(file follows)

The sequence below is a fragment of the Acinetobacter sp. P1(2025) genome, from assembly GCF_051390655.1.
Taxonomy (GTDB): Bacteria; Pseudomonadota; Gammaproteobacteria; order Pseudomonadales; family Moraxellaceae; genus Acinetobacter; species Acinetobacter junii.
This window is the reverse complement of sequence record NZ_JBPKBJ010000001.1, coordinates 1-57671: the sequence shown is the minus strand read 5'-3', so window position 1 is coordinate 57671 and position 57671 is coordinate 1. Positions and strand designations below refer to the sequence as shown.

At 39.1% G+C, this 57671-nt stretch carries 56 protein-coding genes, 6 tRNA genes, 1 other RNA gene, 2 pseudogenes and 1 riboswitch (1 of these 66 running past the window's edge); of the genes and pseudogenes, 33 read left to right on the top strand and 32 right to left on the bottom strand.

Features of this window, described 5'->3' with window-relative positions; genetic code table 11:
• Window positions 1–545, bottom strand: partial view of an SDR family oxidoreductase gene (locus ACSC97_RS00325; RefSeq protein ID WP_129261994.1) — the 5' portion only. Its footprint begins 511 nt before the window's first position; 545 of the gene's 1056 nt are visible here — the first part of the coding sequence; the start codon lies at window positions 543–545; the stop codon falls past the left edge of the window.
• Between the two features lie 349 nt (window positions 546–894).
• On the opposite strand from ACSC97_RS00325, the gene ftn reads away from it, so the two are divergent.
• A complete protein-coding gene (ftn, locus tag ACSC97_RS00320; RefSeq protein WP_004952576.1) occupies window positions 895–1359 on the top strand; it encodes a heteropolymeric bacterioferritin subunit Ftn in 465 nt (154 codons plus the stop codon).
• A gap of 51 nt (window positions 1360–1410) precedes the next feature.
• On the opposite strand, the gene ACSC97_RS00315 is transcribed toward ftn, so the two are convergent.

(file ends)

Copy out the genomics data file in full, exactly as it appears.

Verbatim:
The sequence below is a fragment of the Acinetobacter sp. P1(2025) genome, from assembly GCF_051390655.1.
Taxonomy (GTDB): Bacteria; Pseudomonadota; Gammaproteobacteria; order Pseudomonadales; family Moraxellaceae; genus Acinetobacter; species Acinetobacter junii.
This window is the reverse complement of sequence record NZ_JBPKBJ010000001.1, coordinates 1-57671: the sequence shown is the minus strand read 5'-3', so window position 1 is coordinate 57671 and position 57671 is coordinate 1. Positions and strand designations below refer to the sequence as shown.

At 39.1% G+C, this 57671-nt stretch carries 56 protein-coding genes, 6 tRNA genes, 1 other RNA gene, 2 pseudogenes and 1 riboswitch (1 of these 66 running past the window's edge); of the genes and pseudogenes, 33 read left to right on the top strand and 32 right to left on the bottom strand.

Features of this window, described 5'->3' with window-relative positions; genetic code table 11:
• Window positions 1–545, bottom strand: partial view of an SDR family oxidoreductase gene (locus ACSC97_RS00325; RefSeq protein ID WP_129261994.1) — the 5' portion only. Its footprint begins 511 nt before the window's first position; 545 of the gene's 1056 nt are visible here — the first part of the coding sequence; the start codon lies at window positions 543–545; the stop codon falls past the left edge of the window.
• Between the two features lie 349 nt (window positions 546–894).
• On the opposite strand from ACSC97_RS00325, the gene ftn reads away from it, so the two are divergent.
• A complete protein-coding gene (ftn, locus tag ACSC97_RS00320; RefSeq protein WP_004952576.1) occupies window positions 895–1359 on the top strand; it encodes a heteropolymeric bacterioferritin subunit Ftn in 465 nt (154 codons plus the stop codon).
• A gap of 51 nt (window positions 1360–1410) precedes the next feature.
• On the opposite strand, the gene ACSC97_RS00315 is transcribed toward ftn, so the two are convergent.